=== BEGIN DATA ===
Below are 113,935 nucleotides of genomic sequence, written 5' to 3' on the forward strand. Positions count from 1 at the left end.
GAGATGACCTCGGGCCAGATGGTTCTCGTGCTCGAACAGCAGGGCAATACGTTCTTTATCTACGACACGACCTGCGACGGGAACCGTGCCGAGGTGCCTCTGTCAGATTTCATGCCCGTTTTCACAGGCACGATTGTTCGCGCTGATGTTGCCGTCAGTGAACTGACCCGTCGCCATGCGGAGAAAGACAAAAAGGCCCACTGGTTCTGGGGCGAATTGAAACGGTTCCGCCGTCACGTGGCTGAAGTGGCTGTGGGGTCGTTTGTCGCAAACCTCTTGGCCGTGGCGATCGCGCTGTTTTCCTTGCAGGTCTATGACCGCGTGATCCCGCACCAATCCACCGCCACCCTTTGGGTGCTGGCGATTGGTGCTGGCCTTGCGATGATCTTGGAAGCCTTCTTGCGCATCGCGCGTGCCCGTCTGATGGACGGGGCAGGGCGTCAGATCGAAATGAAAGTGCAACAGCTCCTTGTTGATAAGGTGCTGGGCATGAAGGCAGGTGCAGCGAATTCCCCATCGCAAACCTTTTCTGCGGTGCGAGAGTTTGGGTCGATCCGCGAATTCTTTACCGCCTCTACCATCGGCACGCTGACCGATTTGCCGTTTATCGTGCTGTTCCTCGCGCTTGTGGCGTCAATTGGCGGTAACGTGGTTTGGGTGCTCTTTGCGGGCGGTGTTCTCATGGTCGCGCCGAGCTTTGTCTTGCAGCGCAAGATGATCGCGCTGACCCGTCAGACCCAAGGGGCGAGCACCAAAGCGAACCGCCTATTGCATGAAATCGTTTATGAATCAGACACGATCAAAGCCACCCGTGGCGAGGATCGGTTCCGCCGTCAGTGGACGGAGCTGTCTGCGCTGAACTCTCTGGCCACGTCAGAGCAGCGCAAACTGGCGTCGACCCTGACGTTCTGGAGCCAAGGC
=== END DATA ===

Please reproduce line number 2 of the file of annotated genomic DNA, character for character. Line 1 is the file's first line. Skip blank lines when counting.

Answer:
GAGATGACCTCGGGCCAGATGGTTCTCGTGCTCGAACAGCAGGGCAATACGTTCTTTATCTACGACACGACCTGCGACGGGAACCGTGCCGAGGTGCCTCTGTCAGATTTCATGCCCGTTTTCACAGGCACGATTGTTCGCGCTGATGTTGCCGTCAGTGAACTGACCCGTCGCCATGCGGAGAAAGACAAAAAGGCCCACTGGTTCTGGGGCGAATTGAAACGGTTCCGCCGTCACGTGGCTGAAGTGGCTGTGGGGTCGTTTGTCGCAAACCTCTTGGCCGTGGCGATCGCGCTGTTTTCCTTGCAGGTCTATGACCGCGTGATCCCGCACCAATCCACCGCCACCCTTTGGGTGCTGGCGATTGGTGCTGGCCTTGCGATGATCTTGGAAGCCTTCTTGCGCATCGCGCGTGCCCGTCTGATGGACGGGGCAGGGCGTCAGATCGAAATGAAAGTGCAACAGCTCCTTGTTGATAAGGTGCTGGGCATGAAGGCAGGTGCAGCGAATTCCCCATCGCAAACCTTTTCTGCGGTGCGAGAGTTTGGGTCGATCCGCGAATTCTTTACCGCCTCTACCATCGGCACGCTGACCGATTTGCCGTTTATCGTGCTGTTCCTCGCGCTTGTGGCGTCAATTGGCGGTAACGTGGTTTGGGTGCTCTTTGCGGGCGGTGTTCTCATGGTCGCGCCGAGCTTTGTCTTGCAGCGCAAGATGATCGCGCTGACCCGTCAGACCCAAGGGGCGAGCACCAAAGCGAACCGCCTATTGCATGAAATCGTTTATGAATCAGACACGATCAAAGCCACCCGTGGCGAGGATCGGTTCCGCCGTCAGTGGACGGAGCTGTCTGCGCTGAACTCTCTGGCCACGTCAGAGCAGCGCAAACTGGCGTCGACCCTGACGTTCTGGAGCCAAGGC